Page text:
Barley crop can bring N$200 million boost to local farmers says Namibia Breweries
Economist.com.na - Nov 18th, 10:50
Brewing giant Namibia Breweries Ltd (NBL) says local production of malted barley and other related crops will result in a financial boost to the agricultural sector as farmers are expected to generate around N$200 million in revenue annually.
NBL said since barley is a seasonal crop planted between May and October its production under irrigation would provide opportunities for the production of other crops such as maize, creating 2500 direct jobs while generating N$200 million in revenue to farmers. In addition, around N$30 million will go to the government coffers as VAT.
NBL said at full capacity it requires 40,000 tons of barley annually. To meet this demand, Martin Krafft the Project Manager for the barley project dubbed Project Kernel said 12,000 ha of irrigation land, an investment of N$1 billion in infrastructure, and the development of new irrigation land will be required.
So far NBL says it has invested close to N$3 million during the trials of the project. The NSX-listed company intends to set up a malting plant at a cost N$250 million as well as storage facilities that would cost N$60 million to build. The company will also invest millions to provide expertise to producers.
After successful trials in the past three years, 24 ha of land were put under irrigation for the planting of barley this year. NBL said it is looking at planting approximately 300 ha in 2014 with the ultimate goal of becoming self-sufficient, depending on economic and quality factors.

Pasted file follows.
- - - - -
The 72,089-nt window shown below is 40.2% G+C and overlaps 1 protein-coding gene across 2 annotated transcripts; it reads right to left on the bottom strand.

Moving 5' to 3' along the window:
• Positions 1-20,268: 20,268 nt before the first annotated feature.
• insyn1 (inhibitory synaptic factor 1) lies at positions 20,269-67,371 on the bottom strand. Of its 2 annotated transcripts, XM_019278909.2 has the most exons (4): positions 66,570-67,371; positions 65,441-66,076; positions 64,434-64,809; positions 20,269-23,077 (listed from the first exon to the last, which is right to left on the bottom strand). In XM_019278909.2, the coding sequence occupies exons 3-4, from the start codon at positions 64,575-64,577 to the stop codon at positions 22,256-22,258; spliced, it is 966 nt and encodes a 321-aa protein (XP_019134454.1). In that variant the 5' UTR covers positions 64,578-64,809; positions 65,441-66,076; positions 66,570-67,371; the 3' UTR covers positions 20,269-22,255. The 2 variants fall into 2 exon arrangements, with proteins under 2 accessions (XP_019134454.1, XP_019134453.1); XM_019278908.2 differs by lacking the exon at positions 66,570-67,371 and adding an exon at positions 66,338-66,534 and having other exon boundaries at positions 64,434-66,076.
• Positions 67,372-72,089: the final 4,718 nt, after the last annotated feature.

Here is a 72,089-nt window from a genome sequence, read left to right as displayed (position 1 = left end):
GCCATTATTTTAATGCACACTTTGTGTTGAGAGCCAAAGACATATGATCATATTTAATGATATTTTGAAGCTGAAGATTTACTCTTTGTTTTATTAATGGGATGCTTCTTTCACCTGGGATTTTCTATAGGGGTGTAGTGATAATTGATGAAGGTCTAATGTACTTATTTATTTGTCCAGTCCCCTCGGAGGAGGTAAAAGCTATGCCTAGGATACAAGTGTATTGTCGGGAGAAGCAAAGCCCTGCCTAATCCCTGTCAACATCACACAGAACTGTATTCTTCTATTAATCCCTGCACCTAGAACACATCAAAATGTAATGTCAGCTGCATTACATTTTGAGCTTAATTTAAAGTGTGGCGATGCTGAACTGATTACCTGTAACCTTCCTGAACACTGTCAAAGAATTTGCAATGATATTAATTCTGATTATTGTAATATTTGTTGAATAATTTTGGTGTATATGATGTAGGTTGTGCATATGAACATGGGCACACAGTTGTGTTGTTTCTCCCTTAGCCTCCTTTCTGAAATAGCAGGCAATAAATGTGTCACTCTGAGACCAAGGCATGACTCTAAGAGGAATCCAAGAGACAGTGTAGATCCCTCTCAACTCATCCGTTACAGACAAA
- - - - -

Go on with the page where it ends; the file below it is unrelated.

Krafft said: “The quantity that is grown and harvested locally depend on factors such as price competitiveness to the import parity price, the availability of land under irrigation that can be made available for barley crops, as well as the quality of the local barley crop. Currently our demand for irrigation land is much higher than the available land.”
Krafft said it is too early to determine how much savings will be realised as a result of the local production of barley because of the absence of a pricing structure. “We are busy developing a pricing structure. The savings that can be obtained depend on many factors such as costs to produce barley, harvesting and transport costs and so forth.
The last three years of trials have shown that the main cost drivers are electricity costs for irrigation, fuel and fertilizer costs. “Currently the import parity price is more or less the same as the local payable price. To realise savings, the process from seed to harvest has to be optimised by learning from the trials, installing adequate handling equipment and other infrastructure.
NBL is willing to drive procurement of local barley, but a price structure has to be found that is attractive to the producer and to NBL as a client that makes barley crop a feasible alternative. Krafft said local barley production will reduce exchange rate risks. He, however, cautioned that poor yield in bad seasons will increase supply risks.
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